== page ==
Chinese New Year falls on February 10th this year, and we are determined to celebrate it right. But where to go and what to eat? We turned to Montreal-based blogger extraordinaire Jason Lee from Shut Up and Eat to get his opinion.
Jason is a veteran of the Montreal food scene, and his blog is one of the few that also focuses on Asian dishes, although he writes about everything edible. It’s no wonder that Jason has a passion for food, and Chinese food in particular. His family has always been in the business, from restaurants to food production and distribution. In fact, his grandfather was one of the original merchants to establish Montreal’s Chinatown, so it seems that his family’s interest has been present for generations. Because of his history in Chinese cuisine, he explained that he “takes it personally when he does happen to write about it.” His blog is light, witty and not at all preachy or snobby. Whenever we check out his blog we always learn something new, from a fun restaurant to his Dim Sum for Dummies series including a description of Pheonix Claws … yes, chicken feet.
According to Jason, foods served at Chinese New Year are deliberately chosen for their auspicious meanings. The Chinese are very superstitious and food eaten at this time is often symbolic for health, happiness or wealth. We got Jason’s picks for his three top restaurant to bring in the New Year, as well as his guide on what to eat. Three meals, three restaurants. You decide.
Restaurant La Maison Kam Fung
Kam Fung has three locations to choose from in Montreal, Brossard and most recently, Dollard-Des-Ormeaux. The restaurants are well known, and will inevitably be brought up in any conversation on Chinese restaurants in Montreal. They are popular for their dim sum and traditional Cantonese cuisine. Dim sum are small Chinese dishes made for sharing consisting of a variety of items including dumplings, noodle rolls, and meatballs. It is the perfect food for a celebration with friends and family. Jason recommends trying the dumplings, which are wrapped in the shape of gold or silver ingots and auspicious for wealth and prosperity.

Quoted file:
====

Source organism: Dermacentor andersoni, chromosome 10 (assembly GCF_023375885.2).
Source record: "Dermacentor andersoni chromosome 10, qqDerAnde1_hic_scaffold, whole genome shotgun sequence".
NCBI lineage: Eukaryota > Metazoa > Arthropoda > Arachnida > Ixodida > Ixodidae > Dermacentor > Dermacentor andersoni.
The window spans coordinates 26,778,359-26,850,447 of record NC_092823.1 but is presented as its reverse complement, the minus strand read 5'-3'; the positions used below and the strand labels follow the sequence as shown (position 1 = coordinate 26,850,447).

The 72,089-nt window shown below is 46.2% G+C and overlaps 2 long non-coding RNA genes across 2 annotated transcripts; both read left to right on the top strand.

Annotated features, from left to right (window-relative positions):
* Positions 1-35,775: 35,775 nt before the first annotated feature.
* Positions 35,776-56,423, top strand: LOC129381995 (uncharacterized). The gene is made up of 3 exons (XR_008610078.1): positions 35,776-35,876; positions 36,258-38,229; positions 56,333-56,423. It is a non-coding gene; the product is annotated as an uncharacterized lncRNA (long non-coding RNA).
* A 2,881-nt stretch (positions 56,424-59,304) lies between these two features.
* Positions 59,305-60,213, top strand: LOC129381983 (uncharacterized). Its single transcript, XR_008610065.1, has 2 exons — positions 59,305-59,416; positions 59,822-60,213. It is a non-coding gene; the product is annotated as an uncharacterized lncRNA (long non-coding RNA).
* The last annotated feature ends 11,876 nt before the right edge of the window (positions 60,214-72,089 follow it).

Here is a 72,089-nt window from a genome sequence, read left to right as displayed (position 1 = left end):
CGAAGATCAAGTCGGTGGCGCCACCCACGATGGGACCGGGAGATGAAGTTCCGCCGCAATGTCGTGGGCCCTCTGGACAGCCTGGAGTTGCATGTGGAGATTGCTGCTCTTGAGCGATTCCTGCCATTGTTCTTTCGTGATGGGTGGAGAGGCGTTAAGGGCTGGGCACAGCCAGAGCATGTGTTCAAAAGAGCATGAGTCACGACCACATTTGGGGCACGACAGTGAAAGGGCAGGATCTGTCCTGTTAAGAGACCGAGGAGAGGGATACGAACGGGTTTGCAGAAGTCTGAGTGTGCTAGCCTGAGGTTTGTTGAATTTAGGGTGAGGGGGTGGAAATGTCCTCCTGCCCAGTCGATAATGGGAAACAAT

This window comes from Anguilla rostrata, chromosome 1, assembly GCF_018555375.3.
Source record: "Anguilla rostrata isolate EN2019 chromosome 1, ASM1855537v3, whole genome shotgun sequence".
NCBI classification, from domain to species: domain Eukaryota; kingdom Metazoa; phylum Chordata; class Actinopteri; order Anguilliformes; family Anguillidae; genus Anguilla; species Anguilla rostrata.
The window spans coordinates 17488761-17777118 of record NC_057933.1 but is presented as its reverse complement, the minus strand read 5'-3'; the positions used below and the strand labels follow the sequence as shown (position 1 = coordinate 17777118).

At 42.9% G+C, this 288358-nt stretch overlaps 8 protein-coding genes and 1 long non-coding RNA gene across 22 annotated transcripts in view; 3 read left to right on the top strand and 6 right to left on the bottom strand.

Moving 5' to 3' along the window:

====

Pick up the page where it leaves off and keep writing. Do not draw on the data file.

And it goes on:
1111, Rue Saint-Urbain, Montreal
7209 Taschereau, unit 111, Brossard
339 boul des Sources#E, Dollard-des-Ormeaux
Restaurant MonNan is located right in Montreal’s Chinatown and is known for it’s delicious Peking duck. The duck is served slowly over three courses, and is eaten in an almost ritualistic fashion. Duck represents health and fertility and is often a celebratory meal in Chinese culture. Jason’s favourite method of preparation is when the duck is wrapped in a Chinese pancake with scallions and cucumbers.
43 rue de la Gauchetière East, Montreal, www.restaurantmonnan.com
Maison Foo Lam
Maison Foo Lam, located on Boulevard de l’Acadie in Ahuntsic, has an eclectic menu but is most famous for their fresh seafood. In fact, you can pick your live fish, crab or lobsters from tanks right in the restaurant. The word ‘fish’ in Cantonese sounds similar to the word abundance, which is good fortune for the New Year. The fish, or shrimp is served whole from head to tail, which represents the beginning and the end. If you have chosen the lobster to eat instead, the red colour is considered lucky in Chinese culture. Sounds like a delicious way to ring in the New Year!
9394 Boulevard de l’Acadie, Montreal